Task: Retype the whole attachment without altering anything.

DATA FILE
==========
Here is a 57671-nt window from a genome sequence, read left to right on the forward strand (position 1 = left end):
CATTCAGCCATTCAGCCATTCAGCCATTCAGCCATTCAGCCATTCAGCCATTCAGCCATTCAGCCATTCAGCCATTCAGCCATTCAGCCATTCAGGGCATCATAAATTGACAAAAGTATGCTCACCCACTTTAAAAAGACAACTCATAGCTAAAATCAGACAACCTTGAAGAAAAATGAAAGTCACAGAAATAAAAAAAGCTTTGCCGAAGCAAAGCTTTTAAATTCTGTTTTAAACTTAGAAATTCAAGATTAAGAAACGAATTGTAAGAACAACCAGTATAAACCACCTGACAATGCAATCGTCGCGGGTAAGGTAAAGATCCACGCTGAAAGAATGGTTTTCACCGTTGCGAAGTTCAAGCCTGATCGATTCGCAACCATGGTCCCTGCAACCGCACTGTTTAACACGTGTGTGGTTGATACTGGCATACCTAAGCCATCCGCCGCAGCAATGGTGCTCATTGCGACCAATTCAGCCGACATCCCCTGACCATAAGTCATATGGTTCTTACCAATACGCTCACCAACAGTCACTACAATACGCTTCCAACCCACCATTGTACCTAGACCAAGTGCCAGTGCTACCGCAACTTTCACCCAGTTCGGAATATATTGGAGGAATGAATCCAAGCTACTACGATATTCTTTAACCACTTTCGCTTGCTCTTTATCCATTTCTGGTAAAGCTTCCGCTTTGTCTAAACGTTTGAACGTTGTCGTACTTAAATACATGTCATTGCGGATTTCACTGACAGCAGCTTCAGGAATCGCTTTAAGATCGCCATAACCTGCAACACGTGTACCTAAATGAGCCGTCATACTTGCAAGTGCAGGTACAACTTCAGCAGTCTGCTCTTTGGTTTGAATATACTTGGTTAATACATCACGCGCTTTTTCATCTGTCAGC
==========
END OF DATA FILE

Here is a 57671-nt window from a genome sequence, read left to right on the forward strand (position 1 = left end):
CATTCAGCCATTCAGCCATTCAGCCATTCAGCCATTCAGCCATTCAGCCATTCAGCCATTCAGCCATTCAGCCATTCAGCCATTCAGCCATTCAGGGCATCATAAATTGACAAAAGTATGCTCACCCACTTTAAAAAGACAACTCATAGCTAAAATCAGACAACCTTGAAGAAAAATGAAAGTCACAGAAATAAAAAAAGCTTTGCCGAAGCAAAGCTTTTAAATTCTGTTTTAAACTTAGAAATTCAAGATTAAGAAACGAATTGTAAGAACAACCAGTATAAACCACCTGACAATGCAATCGTCGCGGGTAAGGTAAAGATCCACGCTGAAAGAATGGTTTTCACCGTTGCGAAGTTCAAGCCTGATCGATTCGCAACCATGGTCCCTGCAACCGCACTGTTTAACACGTGTGTGGTTGATACTGGCATACCTAAGCCATCCGCCGCAGCAATGGTGCTCATTGCGACCAATTCAGCCGACATCCCCTGACCATAAGTCATATGGTTCTTACCAATACGCTCACCAACAGTCACTACAATACGCTTCCAACCCACCATTGTACCTAGACCAAGTGCCAGTGCTACCGCAACTTTCACCCAGTTCGGAATATATTGGAGGAATGAATCCAAGCTACTACGATATTCTTTAACCACTTTCGCTTGCTCTTTATCCATTTCTGGTAAAGCTTCCGCTTTGTCTAAACGTTTGAACGTTGTCGTACTTAAATACATGTCATTGCGGATTTCACTGACAGCAGCTTCAGGAATCGCTTTAAGATCGCCATAACCTGCAACACGTGTACCTAAATGAGCCGTCATACTTGCAAGTGCAGGTACAACTTCAGCAGTCTGCTCTTTGGTTTGAATATACTTGGTTAATACATCACGCGCTTTTTCATCTGTCAGC